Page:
Molly Smith at Reporting Texas chronicles how, several years after the new crisis sending new waves of asylum speakers to the United States, there still is an inadequate interpreter infrastructure to ensure their right to tell their story is protected.
Given the difficulty of finding a qualified interpreter for court hearings, many detained clients chose to argue their case in Spanish so as not to delay the hearing even though they are not fluent. “We’ll remind them that they have the right to an interpreter in their language, but they don’t want to risk the delay,” said Pasch.
Elbia plans to argue her asylum case in Spanish the next chance she gets because she believes she will be able to do a better job representing herself as her confidence in Spanish grows. She also doesn’t want to risk being assigned a speaker of another dialect. “I’m going to keep fighting it,” she said.
Still, she worries she won’t be able to respond adequately to questions that focus on details or specifics of her case, and she cannot read or write in Spanish.
Thanks to the Mayan League, and many generous collaborators, short videos in Mam and Ixil are available as an introduction to the rights of immigrants. Please see the message below from Executive Director Juanita Cabrera Lopez and share the videos!
I share with you KNOW YOUR RIGHTS PSA in two Mayan Languages, Maya Mam and Maya Ixil. This is an indigenous led and produced PSA project.
Please share this information widely in your network. Many people from Guatemala in the United States are Maya and speak 1 of 22 Distinct Mayan Languages as their first language, with Spanish as their second. For many in our community, they are not Spanish native speakers and they may not know how to read in their Mayan language so we felt that an audio explanation of Know Your Rights during a Raid in our language was important. We could not have done this without the careful analysis and time of indigenous leaders in the DC/MD/VA area who are all at risk under the current Executive Order. We also had gracious technical support from allies in the community. We look forward to working with you to continue building specific information and tools for our community.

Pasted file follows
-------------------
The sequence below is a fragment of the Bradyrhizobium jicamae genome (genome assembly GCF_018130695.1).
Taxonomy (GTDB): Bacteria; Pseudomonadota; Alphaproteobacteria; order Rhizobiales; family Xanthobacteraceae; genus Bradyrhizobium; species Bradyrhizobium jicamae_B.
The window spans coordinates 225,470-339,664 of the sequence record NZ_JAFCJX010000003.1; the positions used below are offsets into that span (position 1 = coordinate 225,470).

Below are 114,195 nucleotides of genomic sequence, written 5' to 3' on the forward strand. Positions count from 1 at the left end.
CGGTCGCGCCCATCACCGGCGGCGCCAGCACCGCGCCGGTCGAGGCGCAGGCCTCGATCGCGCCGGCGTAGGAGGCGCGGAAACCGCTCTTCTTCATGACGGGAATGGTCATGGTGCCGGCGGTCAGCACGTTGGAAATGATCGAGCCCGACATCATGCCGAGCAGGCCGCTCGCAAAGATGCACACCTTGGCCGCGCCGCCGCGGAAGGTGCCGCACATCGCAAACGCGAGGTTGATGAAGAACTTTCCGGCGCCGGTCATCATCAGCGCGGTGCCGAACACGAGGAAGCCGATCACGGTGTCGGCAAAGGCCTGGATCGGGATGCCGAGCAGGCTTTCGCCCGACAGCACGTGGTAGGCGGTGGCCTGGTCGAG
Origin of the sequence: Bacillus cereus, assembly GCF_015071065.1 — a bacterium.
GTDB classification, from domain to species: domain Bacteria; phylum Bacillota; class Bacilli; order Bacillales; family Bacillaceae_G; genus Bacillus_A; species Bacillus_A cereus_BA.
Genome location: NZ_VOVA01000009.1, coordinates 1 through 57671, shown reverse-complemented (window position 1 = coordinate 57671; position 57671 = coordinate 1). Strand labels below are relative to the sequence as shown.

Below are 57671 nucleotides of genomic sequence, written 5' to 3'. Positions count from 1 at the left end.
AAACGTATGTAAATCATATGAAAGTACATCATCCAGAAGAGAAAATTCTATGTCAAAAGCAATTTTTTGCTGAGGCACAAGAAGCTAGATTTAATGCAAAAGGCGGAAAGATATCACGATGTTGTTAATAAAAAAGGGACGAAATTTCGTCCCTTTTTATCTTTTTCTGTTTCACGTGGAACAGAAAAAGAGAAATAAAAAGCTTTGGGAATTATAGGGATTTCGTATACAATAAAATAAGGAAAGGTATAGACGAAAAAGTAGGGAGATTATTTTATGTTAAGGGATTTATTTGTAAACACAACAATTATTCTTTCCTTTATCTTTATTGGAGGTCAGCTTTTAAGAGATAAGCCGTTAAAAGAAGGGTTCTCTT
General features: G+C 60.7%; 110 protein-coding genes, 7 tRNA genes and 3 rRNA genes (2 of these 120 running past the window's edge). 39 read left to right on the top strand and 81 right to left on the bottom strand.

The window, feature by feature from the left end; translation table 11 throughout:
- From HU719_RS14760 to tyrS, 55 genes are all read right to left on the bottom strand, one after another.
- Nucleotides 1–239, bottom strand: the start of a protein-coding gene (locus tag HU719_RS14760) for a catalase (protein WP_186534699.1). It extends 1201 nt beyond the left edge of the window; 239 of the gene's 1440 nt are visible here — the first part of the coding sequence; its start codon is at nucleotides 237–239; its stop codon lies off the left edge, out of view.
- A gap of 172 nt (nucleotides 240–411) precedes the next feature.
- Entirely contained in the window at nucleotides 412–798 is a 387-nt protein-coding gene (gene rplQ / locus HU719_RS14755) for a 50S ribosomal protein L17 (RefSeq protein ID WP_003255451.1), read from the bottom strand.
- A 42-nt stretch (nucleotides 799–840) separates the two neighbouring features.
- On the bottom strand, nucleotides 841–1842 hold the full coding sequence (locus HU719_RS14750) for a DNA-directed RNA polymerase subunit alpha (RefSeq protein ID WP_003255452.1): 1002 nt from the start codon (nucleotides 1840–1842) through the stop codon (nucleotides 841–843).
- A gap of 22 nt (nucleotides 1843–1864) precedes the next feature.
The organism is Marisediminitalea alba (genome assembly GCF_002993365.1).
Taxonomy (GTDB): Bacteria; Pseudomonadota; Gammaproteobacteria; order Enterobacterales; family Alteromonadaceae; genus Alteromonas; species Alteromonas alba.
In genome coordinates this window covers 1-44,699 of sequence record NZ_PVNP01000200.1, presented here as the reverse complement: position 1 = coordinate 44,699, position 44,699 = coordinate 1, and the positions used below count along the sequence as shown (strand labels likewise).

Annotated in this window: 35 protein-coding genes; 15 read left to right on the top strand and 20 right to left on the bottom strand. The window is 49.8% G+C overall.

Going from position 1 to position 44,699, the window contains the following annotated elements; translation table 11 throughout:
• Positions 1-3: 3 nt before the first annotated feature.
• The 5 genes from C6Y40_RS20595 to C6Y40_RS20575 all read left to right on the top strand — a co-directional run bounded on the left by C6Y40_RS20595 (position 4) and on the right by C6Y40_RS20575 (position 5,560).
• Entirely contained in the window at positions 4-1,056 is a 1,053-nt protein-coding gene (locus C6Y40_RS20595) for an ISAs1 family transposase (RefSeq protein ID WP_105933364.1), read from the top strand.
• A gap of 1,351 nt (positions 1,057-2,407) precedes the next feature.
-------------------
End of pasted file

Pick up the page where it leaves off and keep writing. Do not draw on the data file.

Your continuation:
Maya Mam https://www.youtube.com/watch?v=jsfb1jud1H8
Maya Ixil https://www.youtube.com/watch?v=GRpz5vPNJy8
Please share this widely in your network to help our community better understand their rights.
Juanita Cabrera Lopez
Read about the continued lack of language access for asylum seekers from Guatemala at the LA Times here: Ancient Mayan languages are creating problems for today’s immigration courts.
A judge thinks 3-year-olds can defend themselves, so immigration lawyers tried it on their own kids….read the rest at the LA Times or check out this YouTube channel.
Familias centroamericanas que cruzan ilegalmente la frontera con México enfrentan grandes retos y limitaciones por hablar apenas dialectos mayas, por lo que organizaciones y consulados se preparan para ayudarles.
Lea el articulo completo de Univisión acá:
On 12/31/15, over 150 organization joined AILA in expressing opposition to the DHS reported plans to conduct nationwide raids to round up and deport Central American children and their parents. The letter urges the President to offer greater protection to Central American families fleeing violence.
Read the full letter here.
The International Red Cross has created radio spots in indigenous languages with “Practical Advice for Migrants” in the Náhuatl, Mixteco and Tzotzil languages of Mexico and the Q’eqchi’, Mam, Kaqchikel, K’iche’ languages of Guatemala.
Here is a new article from La Hora, a Guatemalan newspaper, about the use of indigenous languages in Guatemalan Courts. Read it all:
El idioma es una barrera que imposibilita el acceso a la justicia a muchos guatemaltecos. De acuerdo con la Dirección General de Educación Bilingüe Intercultural (Digebi), en el país se hablan 24 idiomas además del español, de los cuales 22 son idiomas mayas, más el idioma xinka y el idioma garífuna. Sin embargo, hasta hace tres años, el Organismo Judicial no tenía un ente encargado de asegurar la impartición de justicia en el idioma propio y desde entonces ha emprendido una tarea que cada vez se complejiza más.
As more Mayan speakers immigrate to the U.S., translators of the ancient language have seen calls from authorities to translate increase.
YouTube/Mark Van Stone
Listen to the full story from KUT 90.5 here:
As Mayan Speakers Immigrate, Their Ancient Language Is Often Lost in Translation
“A lot of these people will be perfectly capable of purchasing beans or tortillas or beer at a store in Spanish,” Romero says. “But then engaging the police or working with a lawyer or declaring in front of a judge is not something they would be able to do.”
When he started elementary school in Guatemala City, bullying was so bad, Jayro Velazquez (left) decided to stop speaking his native Mam. His mother, Hilda (right), says it pained her to see him reject his roots.
Listen to the whole story on NPR here.